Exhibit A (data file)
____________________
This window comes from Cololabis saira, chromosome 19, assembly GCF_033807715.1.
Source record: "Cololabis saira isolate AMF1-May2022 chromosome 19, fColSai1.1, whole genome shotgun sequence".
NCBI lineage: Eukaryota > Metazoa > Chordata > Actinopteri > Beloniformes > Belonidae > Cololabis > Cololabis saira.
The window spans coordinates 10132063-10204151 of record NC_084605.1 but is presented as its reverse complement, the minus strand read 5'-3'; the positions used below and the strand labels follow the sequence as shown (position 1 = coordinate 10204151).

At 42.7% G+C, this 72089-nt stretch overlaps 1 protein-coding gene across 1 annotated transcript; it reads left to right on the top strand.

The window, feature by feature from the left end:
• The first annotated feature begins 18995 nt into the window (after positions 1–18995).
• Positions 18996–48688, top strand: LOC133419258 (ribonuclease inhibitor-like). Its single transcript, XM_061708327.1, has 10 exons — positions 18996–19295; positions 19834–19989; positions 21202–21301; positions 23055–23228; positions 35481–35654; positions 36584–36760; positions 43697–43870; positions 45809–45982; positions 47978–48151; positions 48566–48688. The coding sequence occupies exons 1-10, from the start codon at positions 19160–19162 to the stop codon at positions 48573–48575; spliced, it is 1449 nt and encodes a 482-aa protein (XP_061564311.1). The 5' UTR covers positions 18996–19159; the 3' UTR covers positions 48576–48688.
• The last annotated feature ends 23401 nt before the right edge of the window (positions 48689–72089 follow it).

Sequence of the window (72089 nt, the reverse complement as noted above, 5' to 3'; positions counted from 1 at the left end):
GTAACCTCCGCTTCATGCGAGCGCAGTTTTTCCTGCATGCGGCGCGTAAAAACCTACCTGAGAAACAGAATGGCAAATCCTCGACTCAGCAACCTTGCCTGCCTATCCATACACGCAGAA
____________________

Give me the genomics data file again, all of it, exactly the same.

This window comes from Cololabis saira, chromosome 19, assembly GCF_033807715.1.
Source record: "Cololabis saira isolate AMF1-May2022 chromosome 19, fColSai1.1, whole genome shotgun sequence".
NCBI lineage: Eukaryota > Metazoa > Chordata > Actinopteri > Beloniformes > Belonidae > Cololabis > Cololabis saira.
The window spans coordinates 10132063-10204151 of record NC_084605.1 but is presented as its reverse complement, the minus strand read 5'-3'; the positions used below and the strand labels follow the sequence as shown (position 1 = coordinate 10204151).

At 42.7% G+C, this 72089-nt stretch overlaps 1 protein-coding gene across 1 annotated transcript; it reads left to right on the top strand.

The window, feature by feature from the left end:
• The first annotated feature begins 18995 nt into the window (after positions 1–18995).
• Positions 18996–48688, top strand: LOC133419258 (ribonuclease inhibitor-like). Its single transcript, XM_061708327.1, has 10 exons — positions 18996–19295; positions 19834–19989; positions 21202–21301; positions 23055–23228; positions 35481–35654; positions 36584–36760; positions 43697–43870; positions 45809–45982; positions 47978–48151; positions 48566–48688. The coding sequence occupies exons 1-10, from the start codon at positions 19160–19162 to the stop codon at positions 48573–48575; spliced, it is 1449 nt and encodes a 482-aa protein (XP_061564311.1). The 5' UTR covers positions 18996–19159; the 3' UTR covers positions 48576–48688.
• The last annotated feature ends 23401 nt before the right edge of the window (positions 48689–72089 follow it).

Sequence of the window (72089 nt, the reverse complement as noted above, 5' to 3'; positions counted from 1 at the left end):
GTAACCTCCGCTTCATGCGAGCGCAGTTTTTCCTGCATGCGGCGCGTAAAAACCTACCTGAGAAACAGAATGGCAAATCCTCGACTCAGCAACCTTGCCTGCCTATCCATACACGCAGAA